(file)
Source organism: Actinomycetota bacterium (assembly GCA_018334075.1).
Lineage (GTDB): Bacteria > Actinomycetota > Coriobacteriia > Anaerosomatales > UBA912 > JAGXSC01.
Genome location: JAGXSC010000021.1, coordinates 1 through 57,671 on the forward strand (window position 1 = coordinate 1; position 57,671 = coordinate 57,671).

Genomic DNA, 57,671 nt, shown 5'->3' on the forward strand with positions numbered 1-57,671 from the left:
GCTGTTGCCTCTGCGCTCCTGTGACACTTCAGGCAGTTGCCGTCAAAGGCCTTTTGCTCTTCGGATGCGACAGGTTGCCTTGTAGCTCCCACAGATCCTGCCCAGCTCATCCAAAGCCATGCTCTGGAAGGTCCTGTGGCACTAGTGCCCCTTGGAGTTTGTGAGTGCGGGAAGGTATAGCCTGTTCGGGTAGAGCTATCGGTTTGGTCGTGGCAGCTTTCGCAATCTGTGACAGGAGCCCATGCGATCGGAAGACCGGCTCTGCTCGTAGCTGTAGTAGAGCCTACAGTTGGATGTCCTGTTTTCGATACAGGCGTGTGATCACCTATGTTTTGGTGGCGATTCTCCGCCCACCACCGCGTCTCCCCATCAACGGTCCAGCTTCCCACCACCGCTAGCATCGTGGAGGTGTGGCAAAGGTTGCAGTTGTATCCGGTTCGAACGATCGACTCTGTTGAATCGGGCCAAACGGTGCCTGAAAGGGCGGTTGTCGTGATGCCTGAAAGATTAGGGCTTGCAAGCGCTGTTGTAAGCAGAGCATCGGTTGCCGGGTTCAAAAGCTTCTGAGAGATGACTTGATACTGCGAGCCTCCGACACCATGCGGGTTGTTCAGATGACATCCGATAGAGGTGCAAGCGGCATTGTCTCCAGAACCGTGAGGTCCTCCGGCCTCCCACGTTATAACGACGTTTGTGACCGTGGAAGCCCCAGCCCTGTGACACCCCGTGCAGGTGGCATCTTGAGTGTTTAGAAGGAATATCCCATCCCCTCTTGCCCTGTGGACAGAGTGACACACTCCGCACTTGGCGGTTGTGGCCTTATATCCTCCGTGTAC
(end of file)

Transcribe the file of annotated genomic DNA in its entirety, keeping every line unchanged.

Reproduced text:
Source organism: Actinomycetota bacterium (assembly GCA_018334075.1).
Lineage (GTDB): Bacteria > Actinomycetota > Coriobacteriia > Anaerosomatales > UBA912 > JAGXSC01.
Genome location: JAGXSC010000021.1, coordinates 1 through 57,671 on the forward strand (window position 1 = coordinate 1; position 57,671 = coordinate 57,671).

Genomic DNA, 57,671 nt, shown 5'->3' on the forward strand with positions numbered 1-57,671 from the left:
GCTGTTGCCTCTGCGCTCCTGTGACACTTCAGGCAGTTGCCGTCAAAGGCCTTTTGCTCTTCGGATGCGACAGGTTGCCTTGTAGCTCCCACAGATCCTGCCCAGCTCATCCAAAGCCATGCTCTGGAAGGTCCTGTGGCACTAGTGCCCCTTGGAGTTTGTGAGTGCGGGAAGGTATAGCCTGTTCGGGTAGAGCTATCGGTTTGGTCGTGGCAGCTTTCGCAATCTGTGACAGGAGCCCATGCGATCGGAAGACCGGCTCTGCTCGTAGCTGTAGTAGAGCCTACAGTTGGATGTCCTGTTTTCGATACAGGCGTGTGATCACCTATGTTTTGGTGGCGATTCTCCGCCCACCACCGCGTCTCCCCATCAACGGTCCAGCTTCCCACCACCGCTAGCATCGTGGAGGTGTGGCAAAGGTTGCAGTTGTATCCGGTTCGAACGATCGACTCTGTTGAATCGGGCCAAACGGTGCCTGAAAGGGCGGTTGTCGTGATGCCTGAAAGATTAGGGCTTGCAAGCGCTGTTGTAAGCAGAGCATCGGTTGCCGGGTTCAAAAGCTTCTGAGAGATGACTTGATACTGCGAGCCTCCGACACCATGCGGGTTGTTCAGATGACATCCGATAGAGGTGCAAGCGGCATTGTCTCCAGAACCGTGAGGTCCTCCGGCCTCCCACGTTATAACGACGTTTGTGACCGTGGAAGCCCCAGCCCTGTGACACCCCGTGCAGGTGGCATCTTGAGTGTTTAGAAGGAATATCCCATCCCCTCTTGCCCTGTGGACAGAGTGACACACTCCGCACTTGGCGGTTGTGGCCTTATATCCTCCGTGTAC